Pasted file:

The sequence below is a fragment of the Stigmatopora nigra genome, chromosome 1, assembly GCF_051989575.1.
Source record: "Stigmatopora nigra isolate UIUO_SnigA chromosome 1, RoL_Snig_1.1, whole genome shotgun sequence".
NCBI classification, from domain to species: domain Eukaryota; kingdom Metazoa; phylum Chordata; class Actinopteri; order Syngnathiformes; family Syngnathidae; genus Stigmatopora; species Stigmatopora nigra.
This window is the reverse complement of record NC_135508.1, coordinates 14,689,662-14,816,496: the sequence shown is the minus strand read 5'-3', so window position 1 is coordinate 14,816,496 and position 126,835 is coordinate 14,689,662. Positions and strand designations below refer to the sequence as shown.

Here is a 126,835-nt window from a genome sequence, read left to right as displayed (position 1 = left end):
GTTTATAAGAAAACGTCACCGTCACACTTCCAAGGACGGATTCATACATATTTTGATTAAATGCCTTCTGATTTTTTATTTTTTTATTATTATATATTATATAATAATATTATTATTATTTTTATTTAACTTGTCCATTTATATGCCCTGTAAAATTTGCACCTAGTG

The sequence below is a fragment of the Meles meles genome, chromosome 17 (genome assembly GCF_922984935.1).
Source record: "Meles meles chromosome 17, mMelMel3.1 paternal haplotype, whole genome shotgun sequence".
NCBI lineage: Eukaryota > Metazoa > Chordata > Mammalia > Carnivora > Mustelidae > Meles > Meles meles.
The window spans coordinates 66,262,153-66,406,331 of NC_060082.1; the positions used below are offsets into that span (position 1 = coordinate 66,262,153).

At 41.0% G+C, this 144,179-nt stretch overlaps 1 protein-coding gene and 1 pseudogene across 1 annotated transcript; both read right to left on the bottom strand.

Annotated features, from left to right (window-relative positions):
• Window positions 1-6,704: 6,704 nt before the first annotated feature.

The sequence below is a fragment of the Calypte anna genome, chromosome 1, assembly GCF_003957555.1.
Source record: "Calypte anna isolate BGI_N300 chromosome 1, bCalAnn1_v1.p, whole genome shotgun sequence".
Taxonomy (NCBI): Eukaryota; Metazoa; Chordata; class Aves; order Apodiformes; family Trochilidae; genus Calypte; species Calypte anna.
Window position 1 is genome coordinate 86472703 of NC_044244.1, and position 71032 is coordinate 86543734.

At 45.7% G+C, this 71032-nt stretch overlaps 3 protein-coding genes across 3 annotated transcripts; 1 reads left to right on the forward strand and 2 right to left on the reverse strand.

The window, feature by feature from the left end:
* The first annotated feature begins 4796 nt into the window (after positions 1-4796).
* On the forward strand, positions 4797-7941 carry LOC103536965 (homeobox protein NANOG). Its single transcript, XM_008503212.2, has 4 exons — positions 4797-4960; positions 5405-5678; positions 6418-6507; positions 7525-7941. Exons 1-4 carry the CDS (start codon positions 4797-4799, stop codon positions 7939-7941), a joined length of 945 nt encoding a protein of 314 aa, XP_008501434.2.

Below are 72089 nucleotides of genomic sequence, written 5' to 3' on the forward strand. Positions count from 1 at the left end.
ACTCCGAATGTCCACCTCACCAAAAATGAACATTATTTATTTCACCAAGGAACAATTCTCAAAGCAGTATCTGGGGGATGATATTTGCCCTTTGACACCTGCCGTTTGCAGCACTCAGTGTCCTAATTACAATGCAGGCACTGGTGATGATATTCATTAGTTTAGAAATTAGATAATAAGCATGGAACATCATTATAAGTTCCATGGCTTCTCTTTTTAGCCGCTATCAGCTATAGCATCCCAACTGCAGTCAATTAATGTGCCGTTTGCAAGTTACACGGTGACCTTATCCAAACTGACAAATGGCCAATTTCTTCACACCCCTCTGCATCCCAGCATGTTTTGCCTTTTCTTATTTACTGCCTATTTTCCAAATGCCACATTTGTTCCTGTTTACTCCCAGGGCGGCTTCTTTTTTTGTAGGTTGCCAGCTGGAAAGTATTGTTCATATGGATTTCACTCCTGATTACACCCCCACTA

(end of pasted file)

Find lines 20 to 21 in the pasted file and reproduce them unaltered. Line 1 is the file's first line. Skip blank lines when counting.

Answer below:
* The first annotated feature begins 4796 nt into the window (after positions 1-4796).
* On the forward strand, positions 4797-7941 carry LOC103536965 (homeobox protein NANOG). Its single transcript, XM_008503212.2, has 4 exons — positions 4797-4960; positions 5405-5678; positions 6418-6507; positions 7525-7941. Exons 1-4 carry the CDS (start codon positions 4797-4799, stop codon positions 7939-7941), a joined length of 945 nt encoding a protein of 314 aa, XP_008501434.2.